Contextualize … discovery learning … group work … experiments … homework systems … calculators … modules … learning communities … clickers … tutoring … and smiles.
What was that a list of? To some extent, that was a list of ‘magic solutions’ offered by somebody to improve (often ‘dramatically improve’, according to that person) the learning in our developmental mathematics classrooms. Every single advocate of these solutions has some ‘data’ (often labeled ‘research’) to support their answer to our problems; if they don’t have this data themselves, then they are a convert or follower — often a person at a foundation or policy group.
These are not solutions, let alone magic solutions. Solutions deal with problems; solutions make sense. Solutions fit within the surrounding systems to enable both long-term maintenance and ‘scalability’.
Here is the magic solution to learning in developmental mathematics:
Offer sound mathematics with academic value, supported by skilled professional educators who can help every student learn by employing a diverse set of tools, focusing on cognitive growth in students.
We currently do not have sound mathematics in the majority of our courses; there are emerging models that provide some specific alternatives (New Life, Carnegie Pathways, Dana Center Mathways). Many of our colleagues (perhaps the vast majority in some places) have limited skills further hampered by a limited conceptualization of their profession; organizations such as AMATYC and its state affiliates provide professional development to supplement the internal opportunities. As a profession, we have not articulated a standard set of tools necessary for faculty to meet the needs of our students. And, far too often, we look at surface outcomes of success (completion, passing) instead of looking at measures of meaningful growth in our students.
As you can see, there is nothing simple or quick about this magic solution. I still call it ‘magic’, because this solution creates a qualitative shift in our profession — instead of ‘avoidance’, we have a positive target; instead of a discouraged and sometimes desperate people, we can be inspired and proud (both as mathematicians and as educators). I admit that this magic solution is not quick, nor is it easy; however, it is a real solution, not a temporary distraction like the items listed at the start of this post. [Those items are possible tools to use, not solutions.]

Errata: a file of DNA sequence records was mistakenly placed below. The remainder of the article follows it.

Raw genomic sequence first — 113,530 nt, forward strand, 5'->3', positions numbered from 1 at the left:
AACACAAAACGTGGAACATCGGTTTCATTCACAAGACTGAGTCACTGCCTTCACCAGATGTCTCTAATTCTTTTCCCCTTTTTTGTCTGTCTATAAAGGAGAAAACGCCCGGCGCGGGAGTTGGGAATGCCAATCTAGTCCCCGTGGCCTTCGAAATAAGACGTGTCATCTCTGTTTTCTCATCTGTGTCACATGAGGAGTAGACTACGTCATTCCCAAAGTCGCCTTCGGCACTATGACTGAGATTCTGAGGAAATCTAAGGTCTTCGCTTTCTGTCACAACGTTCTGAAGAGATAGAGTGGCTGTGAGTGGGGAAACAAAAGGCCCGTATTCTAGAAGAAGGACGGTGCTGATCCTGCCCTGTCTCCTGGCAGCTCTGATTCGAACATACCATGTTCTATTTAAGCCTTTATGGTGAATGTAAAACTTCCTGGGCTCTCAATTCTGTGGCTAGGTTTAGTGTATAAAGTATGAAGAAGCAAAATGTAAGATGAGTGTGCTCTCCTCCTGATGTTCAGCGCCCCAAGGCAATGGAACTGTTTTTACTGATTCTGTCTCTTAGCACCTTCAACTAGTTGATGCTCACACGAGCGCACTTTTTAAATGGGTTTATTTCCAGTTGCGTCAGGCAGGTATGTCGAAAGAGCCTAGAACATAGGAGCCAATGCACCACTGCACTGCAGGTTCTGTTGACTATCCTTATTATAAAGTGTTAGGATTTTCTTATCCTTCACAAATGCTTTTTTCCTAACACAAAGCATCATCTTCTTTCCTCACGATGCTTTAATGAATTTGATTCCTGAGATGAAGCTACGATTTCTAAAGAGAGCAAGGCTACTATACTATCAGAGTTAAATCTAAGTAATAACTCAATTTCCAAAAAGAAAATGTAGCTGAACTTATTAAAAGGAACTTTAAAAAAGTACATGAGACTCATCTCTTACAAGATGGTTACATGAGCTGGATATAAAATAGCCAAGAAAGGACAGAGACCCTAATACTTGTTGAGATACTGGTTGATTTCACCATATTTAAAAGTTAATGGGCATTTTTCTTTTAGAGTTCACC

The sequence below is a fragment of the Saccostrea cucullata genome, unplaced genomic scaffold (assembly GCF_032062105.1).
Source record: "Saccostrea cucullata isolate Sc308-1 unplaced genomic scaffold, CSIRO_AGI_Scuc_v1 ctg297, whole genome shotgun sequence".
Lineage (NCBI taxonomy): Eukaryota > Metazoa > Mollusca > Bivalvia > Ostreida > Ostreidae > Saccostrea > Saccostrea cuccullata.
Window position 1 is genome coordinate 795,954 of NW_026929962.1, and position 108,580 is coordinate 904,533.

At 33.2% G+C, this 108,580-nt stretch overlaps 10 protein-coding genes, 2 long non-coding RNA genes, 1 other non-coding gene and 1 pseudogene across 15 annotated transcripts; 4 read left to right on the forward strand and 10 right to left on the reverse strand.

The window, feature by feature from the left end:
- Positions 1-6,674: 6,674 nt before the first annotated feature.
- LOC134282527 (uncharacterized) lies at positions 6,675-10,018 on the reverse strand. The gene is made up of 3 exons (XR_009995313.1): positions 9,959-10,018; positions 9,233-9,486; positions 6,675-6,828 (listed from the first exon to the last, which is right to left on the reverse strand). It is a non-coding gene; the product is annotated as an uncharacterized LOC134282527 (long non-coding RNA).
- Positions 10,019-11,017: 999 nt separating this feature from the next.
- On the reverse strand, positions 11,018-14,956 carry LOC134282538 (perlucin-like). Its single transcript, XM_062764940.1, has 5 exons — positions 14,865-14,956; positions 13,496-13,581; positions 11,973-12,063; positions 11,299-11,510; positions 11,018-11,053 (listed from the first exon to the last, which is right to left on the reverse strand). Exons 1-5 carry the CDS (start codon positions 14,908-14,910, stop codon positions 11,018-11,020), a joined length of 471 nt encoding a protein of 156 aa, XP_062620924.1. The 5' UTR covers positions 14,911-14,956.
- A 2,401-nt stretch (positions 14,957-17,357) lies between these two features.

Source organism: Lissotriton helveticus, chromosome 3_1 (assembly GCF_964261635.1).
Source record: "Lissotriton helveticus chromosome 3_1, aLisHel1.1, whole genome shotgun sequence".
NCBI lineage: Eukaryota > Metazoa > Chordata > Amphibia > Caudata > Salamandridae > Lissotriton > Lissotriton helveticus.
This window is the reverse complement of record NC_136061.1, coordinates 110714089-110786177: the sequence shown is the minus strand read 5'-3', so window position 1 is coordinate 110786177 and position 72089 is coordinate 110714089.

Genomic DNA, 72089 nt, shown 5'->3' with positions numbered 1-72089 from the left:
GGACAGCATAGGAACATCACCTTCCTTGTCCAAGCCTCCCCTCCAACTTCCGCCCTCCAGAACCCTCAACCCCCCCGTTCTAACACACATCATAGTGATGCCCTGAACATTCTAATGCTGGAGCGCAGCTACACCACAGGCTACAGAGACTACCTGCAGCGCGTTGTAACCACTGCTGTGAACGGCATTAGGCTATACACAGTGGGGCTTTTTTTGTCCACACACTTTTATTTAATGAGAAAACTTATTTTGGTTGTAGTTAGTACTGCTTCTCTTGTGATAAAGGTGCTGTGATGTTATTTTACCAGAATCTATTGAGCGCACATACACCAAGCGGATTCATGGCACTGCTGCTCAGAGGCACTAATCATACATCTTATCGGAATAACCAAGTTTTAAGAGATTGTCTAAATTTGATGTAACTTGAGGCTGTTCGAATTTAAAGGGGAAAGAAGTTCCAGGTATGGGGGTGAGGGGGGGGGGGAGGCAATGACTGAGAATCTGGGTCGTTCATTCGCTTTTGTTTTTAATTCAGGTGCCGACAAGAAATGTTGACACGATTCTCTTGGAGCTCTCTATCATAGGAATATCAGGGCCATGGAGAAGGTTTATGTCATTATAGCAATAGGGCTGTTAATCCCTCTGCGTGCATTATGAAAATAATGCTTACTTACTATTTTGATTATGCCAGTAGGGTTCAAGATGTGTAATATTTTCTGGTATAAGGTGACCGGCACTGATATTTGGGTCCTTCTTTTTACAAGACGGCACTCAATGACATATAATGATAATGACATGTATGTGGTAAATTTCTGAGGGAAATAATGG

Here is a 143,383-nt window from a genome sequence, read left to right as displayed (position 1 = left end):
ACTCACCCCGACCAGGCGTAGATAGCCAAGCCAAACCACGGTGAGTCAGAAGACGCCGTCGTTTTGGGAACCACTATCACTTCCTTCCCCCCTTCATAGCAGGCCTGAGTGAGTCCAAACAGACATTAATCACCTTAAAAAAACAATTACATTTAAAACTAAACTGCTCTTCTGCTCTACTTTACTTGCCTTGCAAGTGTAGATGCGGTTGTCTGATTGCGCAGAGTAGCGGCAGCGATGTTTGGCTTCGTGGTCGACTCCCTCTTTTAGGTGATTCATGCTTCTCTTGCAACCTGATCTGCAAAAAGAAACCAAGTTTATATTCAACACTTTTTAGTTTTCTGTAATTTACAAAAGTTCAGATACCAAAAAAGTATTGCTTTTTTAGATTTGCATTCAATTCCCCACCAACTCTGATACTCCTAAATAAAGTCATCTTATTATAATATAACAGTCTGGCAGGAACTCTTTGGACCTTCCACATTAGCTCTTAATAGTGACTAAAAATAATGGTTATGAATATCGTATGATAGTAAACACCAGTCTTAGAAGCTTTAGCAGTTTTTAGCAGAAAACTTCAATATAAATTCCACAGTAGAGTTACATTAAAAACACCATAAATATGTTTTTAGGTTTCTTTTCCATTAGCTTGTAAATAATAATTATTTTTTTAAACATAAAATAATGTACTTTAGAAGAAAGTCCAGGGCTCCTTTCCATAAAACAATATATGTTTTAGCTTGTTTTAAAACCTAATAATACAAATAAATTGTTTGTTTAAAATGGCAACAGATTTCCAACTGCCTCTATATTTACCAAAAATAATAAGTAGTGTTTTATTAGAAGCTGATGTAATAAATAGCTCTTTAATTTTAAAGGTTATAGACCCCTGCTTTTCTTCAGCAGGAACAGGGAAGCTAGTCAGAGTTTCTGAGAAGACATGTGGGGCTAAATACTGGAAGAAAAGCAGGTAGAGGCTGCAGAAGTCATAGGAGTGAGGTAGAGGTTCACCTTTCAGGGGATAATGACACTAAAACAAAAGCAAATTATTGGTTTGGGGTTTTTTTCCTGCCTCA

Many of us are currently involved with projects that are not really a solution, whether this consists of modules or mastery learning or a temporary redesign such as emporium. Do not worry about this work; it is part of the process … not the end. Whether it takes 2 years or 5 years, the incomplete solution will be identified as such, and the next stage will be started. THAT (the next stage) is what you should be concerned about.
Behind this basic change is a more developed and refined use of research. Much of the ‘data’ used in our profession (internally or externally) is just a little better than the charts in USA Today — they are not statistically sound, and do not fit into a body of research for our profession. Most of this data is better left ‘ignored’. Our work should be informed by theory and research that develops over time; fads are a distraction from basic change.
I hope that you can focus on the larger picture, on what is a ‘magic solution’; perhaps you can look at the emerging models for inspiration or encouragement. Our success in this endeavor called developmental mathematics depends more on our internal visions of solutions than on a temporary distraction or ‘data’.
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